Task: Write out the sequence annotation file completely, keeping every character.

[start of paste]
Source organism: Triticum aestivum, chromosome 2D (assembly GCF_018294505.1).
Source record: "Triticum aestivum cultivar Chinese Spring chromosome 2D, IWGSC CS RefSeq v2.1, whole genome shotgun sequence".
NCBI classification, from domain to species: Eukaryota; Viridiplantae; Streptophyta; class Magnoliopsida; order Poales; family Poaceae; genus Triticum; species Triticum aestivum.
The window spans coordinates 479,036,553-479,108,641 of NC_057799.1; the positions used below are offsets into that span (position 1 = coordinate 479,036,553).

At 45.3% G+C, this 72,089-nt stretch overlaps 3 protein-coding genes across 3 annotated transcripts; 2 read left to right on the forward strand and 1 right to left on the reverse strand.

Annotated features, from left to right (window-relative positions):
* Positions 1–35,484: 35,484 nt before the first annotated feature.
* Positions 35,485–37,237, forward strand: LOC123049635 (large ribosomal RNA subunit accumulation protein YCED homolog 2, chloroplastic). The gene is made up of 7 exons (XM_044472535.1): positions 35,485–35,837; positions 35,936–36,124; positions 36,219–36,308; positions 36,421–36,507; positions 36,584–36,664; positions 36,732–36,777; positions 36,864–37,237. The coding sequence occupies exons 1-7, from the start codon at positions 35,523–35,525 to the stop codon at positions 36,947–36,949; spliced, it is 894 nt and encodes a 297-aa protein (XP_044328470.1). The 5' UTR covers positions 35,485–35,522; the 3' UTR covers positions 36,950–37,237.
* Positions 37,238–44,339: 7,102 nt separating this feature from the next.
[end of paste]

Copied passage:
Source organism: Triticum aestivum, chromosome 2D (assembly GCF_018294505.1).
Source record: "Triticum aestivum cultivar Chinese Spring chromosome 2D, IWGSC CS RefSeq v2.1, whole genome shotgun sequence".
NCBI classification, from domain to species: Eukaryota; Viridiplantae; Streptophyta; class Magnoliopsida; order Poales; family Poaceae; genus Triticum; species Triticum aestivum.
The window spans coordinates 479,036,553-479,108,641 of NC_057799.1; the positions used below are offsets into that span (position 1 = coordinate 479,036,553).

At 45.3% G+C, this 72,089-nt stretch overlaps 3 protein-coding genes across 3 annotated transcripts; 2 read left to right on the forward strand and 1 right to left on the reverse strand.

Annotated features, from left to right (window-relative positions):
* Positions 1–35,484: 35,484 nt before the first annotated feature.
* Positions 35,485–37,237, forward strand: LOC123049635 (large ribosomal RNA subunit accumulation protein YCED homolog 2, chloroplastic). The gene is made up of 7 exons (XM_044472535.1): positions 35,485–35,837; positions 35,936–36,124; positions 36,219–36,308; positions 36,421–36,507; positions 36,584–36,664; positions 36,732–36,777; positions 36,864–37,237. The coding sequence occupies exons 1-7, from the start codon at positions 35,523–35,525 to the stop codon at positions 36,947–36,949; spliced, it is 894 nt and encodes a 297-aa protein (XP_044328470.1). The 5' UTR covers positions 35,485–35,522; the 3' UTR covers positions 36,950–37,237.
* Positions 37,238–44,339: 7,102 nt separating this feature from the next.